Sunday, January 03, 2010
This Very Dissapointing Week
He was semi-OK (that is, he was fair to the degree the lefty media is capable of) for about 15 minutes with the very less than impressive John Brennan and with the panel of Congresspeople (Lieberman and Collins from the Senate, Pete Hoekstra and Jane Harmon from the House). Then he asked only Democrat Rep. Harmon about the recent complaints from former Vice President Cheney about President Obama's failure to take seriously the war being waged against us by Islamic extremists. No one else got to talk about those comments. No one got a chance to defend the Vice President. He immediately followed that up with a very partisan question to Rep. Hoekstra. Let's look at that more closely.
Moran asked editorially:
Once upon a time, there was a tradition of solidarity in refraining from criticizing the president at the time the nation was under attack. Three days after this attempt to kill 300 people over the skies of Detroit, you sent out a fundraising letter...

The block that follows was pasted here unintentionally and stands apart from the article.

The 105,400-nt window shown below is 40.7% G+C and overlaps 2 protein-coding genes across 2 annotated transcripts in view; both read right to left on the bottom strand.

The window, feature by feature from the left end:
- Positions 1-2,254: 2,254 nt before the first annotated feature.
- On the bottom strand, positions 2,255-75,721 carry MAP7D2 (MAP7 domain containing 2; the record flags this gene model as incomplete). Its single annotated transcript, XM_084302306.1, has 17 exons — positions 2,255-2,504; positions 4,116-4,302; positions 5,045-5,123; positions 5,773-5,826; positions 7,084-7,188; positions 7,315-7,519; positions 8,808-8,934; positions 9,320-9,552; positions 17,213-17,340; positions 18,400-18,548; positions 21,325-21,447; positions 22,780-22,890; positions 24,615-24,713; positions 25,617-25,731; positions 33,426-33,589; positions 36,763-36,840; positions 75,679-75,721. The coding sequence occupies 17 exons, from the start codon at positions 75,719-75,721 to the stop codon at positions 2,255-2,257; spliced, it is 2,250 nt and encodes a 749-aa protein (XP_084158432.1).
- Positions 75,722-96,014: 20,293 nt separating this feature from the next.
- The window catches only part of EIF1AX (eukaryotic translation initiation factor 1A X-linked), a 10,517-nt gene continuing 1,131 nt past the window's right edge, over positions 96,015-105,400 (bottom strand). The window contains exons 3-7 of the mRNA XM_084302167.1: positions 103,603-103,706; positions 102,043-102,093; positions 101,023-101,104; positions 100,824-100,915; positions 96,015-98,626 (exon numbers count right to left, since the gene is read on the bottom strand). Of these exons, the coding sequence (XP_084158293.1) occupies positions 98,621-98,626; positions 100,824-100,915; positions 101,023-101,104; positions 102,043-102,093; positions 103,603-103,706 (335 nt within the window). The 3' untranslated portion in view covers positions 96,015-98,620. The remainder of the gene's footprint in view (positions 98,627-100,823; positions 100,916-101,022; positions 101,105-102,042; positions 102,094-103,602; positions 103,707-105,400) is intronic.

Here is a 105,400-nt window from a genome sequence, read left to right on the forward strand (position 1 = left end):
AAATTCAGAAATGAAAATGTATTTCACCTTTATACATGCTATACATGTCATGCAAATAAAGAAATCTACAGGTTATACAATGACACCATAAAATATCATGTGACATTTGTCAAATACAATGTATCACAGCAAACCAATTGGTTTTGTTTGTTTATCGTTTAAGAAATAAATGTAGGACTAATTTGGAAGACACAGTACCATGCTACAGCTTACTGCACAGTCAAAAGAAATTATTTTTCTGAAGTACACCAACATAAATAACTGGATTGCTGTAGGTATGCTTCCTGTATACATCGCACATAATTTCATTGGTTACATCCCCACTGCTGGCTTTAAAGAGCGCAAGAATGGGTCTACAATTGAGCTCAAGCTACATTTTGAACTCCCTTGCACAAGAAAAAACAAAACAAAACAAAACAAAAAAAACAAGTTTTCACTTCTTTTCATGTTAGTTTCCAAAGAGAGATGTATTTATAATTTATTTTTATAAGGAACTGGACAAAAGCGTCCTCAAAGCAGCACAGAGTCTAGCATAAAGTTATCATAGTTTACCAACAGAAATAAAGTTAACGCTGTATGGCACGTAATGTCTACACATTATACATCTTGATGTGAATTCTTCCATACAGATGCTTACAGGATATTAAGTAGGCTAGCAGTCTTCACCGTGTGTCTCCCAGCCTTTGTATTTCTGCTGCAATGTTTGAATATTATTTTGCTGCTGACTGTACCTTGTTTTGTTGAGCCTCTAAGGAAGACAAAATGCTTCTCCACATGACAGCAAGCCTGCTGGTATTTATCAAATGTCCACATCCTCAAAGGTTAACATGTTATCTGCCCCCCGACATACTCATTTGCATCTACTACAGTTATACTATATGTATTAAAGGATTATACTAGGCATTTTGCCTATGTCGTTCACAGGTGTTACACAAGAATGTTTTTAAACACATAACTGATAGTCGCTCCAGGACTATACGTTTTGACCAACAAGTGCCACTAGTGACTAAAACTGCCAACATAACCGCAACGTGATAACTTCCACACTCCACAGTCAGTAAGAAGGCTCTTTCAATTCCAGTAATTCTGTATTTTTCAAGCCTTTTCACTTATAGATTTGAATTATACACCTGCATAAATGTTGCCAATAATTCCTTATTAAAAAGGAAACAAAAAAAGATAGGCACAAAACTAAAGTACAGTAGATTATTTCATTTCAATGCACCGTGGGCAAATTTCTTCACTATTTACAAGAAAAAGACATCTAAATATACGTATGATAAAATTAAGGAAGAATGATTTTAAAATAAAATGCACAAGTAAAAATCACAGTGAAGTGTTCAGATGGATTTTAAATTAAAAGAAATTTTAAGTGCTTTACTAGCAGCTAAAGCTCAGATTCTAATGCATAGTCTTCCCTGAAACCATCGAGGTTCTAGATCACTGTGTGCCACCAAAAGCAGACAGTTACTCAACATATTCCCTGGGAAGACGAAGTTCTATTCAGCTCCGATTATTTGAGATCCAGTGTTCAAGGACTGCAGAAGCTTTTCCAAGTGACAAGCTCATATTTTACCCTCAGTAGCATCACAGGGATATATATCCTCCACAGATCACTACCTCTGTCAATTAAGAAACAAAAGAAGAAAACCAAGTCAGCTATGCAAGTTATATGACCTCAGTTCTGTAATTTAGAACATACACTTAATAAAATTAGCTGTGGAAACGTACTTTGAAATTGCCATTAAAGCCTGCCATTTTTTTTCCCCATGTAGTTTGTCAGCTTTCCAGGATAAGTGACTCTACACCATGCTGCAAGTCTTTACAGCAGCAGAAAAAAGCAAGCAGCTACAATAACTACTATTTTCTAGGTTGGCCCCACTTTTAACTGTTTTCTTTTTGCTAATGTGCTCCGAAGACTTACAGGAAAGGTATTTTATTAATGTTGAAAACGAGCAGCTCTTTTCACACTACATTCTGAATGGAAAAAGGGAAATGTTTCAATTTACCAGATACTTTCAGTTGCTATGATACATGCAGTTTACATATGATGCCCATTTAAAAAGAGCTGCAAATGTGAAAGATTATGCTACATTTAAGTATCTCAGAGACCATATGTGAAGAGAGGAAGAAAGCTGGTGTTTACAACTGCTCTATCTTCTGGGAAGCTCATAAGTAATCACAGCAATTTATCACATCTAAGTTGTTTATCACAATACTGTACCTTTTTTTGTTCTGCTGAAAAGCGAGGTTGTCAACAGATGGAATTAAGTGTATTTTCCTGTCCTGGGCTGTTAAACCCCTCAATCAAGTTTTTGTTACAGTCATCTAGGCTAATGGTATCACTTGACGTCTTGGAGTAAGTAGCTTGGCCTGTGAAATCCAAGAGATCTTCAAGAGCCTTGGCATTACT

We used to refrain from criticising our president during a war? When, 1945? Was Moran asleep during the thick sh**storm from Democrats President Bush (son) had to endure for about 7 years? (Moran was not asleep during the past decade, so the question is dissembling at best). So he picks on Hoekstra for trying to raise money for his campaign by highlighting his strength on national security as opposed to President Obama's weakness. Oh, the humanity. So he invites a Republican on and then tries to embarrass him with the necessaries of political life, fundraising. Here's the short version--How dare you criticize our President. Almost makes you yearn for the time when, for Democrats, dissent was the highest form of patriotism.
Then the panel was four very partisan journalists versus George Will. It was almost a fair fight intellectually and would have been at perfect parity had they made Will get drunk before the on camera discussion. Cynthia Tucker supported criminal prosecutions of illegal combatants by saying it was better than torturing them in black prisons. No extreme (and wrong) partisanship there.
Jake Tapper, who is at least capable of asking a difficult question to Democrats, was not very smooth last week, but the Keith Olbermann wannabe, Moran, is an ethical (I know, I know, journalistic ethics) and watchability train wreck. So I think he's all but in as Stephanopolous's replacement.
Labels: This Week